Boston Dynamics always impresses, since its robots have crossed all the limits of what is known, pulling trucks, achieving difficult movement and unique postures. Now, the robotics company well respected for its pioneering autonomous machines in the industry is making a huge contribution to the fight against coronavirus by lending one of its most versatile robots to Harvard University’s Brigham And Women’s Hospital.
The medical team is using the company’s four-legged robot, Spot, as a mobile telemedicine platform, allowing healthcare providers to remotely triage patients. The function of the quadruped is very valuable as it uses a custom stand and case for an iPad or a similarly sized screen that is used for video conferencing between doctors and other healthcare workers and their patients.
According to Boston Dynamics, the reports of the work of Spot for the nursing teams are positive; it is helping to reduce risks to medical staff. The pandemic is requiring a qualified team of doctors and a large number of assistants to deal with the contagion; some have already died in service, and hence reducing the exposure of qualified teams has become extremely important.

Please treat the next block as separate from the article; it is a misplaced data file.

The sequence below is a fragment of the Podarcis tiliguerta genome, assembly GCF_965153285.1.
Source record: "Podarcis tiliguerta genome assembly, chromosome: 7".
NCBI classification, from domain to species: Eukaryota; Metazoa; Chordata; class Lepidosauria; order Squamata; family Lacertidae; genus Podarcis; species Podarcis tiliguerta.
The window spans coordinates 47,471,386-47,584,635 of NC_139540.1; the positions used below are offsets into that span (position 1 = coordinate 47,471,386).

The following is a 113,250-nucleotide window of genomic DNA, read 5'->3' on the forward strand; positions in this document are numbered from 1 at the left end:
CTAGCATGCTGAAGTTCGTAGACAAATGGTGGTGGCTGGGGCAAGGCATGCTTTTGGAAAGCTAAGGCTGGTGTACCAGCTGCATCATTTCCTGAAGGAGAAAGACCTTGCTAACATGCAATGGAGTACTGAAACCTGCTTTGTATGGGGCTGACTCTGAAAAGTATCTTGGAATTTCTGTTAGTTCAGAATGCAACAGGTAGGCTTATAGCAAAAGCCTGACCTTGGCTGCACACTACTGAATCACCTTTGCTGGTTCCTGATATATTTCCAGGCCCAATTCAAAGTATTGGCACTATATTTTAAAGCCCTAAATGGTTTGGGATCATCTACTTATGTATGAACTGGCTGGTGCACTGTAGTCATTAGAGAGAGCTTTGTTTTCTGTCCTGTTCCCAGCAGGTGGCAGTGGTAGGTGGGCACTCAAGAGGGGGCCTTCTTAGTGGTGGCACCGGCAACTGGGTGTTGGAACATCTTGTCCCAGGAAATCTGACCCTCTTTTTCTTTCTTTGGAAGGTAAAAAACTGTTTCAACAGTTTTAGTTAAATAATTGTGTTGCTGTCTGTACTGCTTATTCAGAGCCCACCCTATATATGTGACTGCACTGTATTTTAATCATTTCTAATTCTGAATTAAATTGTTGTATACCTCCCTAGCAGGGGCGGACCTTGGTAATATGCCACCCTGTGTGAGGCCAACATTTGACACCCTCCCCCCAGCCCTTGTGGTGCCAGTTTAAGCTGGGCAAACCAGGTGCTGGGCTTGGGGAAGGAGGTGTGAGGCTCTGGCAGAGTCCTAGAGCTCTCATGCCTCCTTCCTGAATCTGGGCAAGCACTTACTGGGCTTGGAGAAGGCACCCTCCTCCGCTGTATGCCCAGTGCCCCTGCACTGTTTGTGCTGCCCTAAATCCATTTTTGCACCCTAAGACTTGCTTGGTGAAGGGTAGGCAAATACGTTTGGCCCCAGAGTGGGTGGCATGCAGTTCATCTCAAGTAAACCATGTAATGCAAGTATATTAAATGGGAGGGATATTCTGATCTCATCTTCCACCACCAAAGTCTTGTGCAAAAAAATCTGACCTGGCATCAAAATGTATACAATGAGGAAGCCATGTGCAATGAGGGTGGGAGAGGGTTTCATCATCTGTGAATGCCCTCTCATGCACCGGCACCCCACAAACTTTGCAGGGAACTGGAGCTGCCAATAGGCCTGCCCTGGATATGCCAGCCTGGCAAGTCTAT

Spot has a decisive advantage over rolling robots: its sophisticated movement system on four steel paws. Thanks to this, it also reaches places that are not accessible to wheel-based telepresence systems.
“We are still in the early stages of developing this solution but also see a number of existing mobile robotics providers who have implemented this technology specifically for hospitals,” Boston Dynamics said in a statement.
In addition, the company announced that it is open-sourcing the hardware and software designs used to get these robots into the field so that other hospitals can use Spot in any way they see fit. These tools can enable developers and roboticists to rapidly deploy robots in order to help their nursing staff minimize time exposed to potentially contagious patients and combat the spread of COVID-19. “Together, we can improve conditions for healthcare workers and essential personnel around the world, save lives, and fight COVID-19.“
Boston Dynamics does not want to stop there and is working to integrate temperature sensors and ways to analyze respiratory rate, pulse, and oxygen saturation. A small ultraviolet light will also be integrated into the robot to help disinfect.
In a similar initiative, some hospitals in China use machines from UVD Robots for the same purpose. Some countries using modified agricultural robots to conduct disinfectant spraying.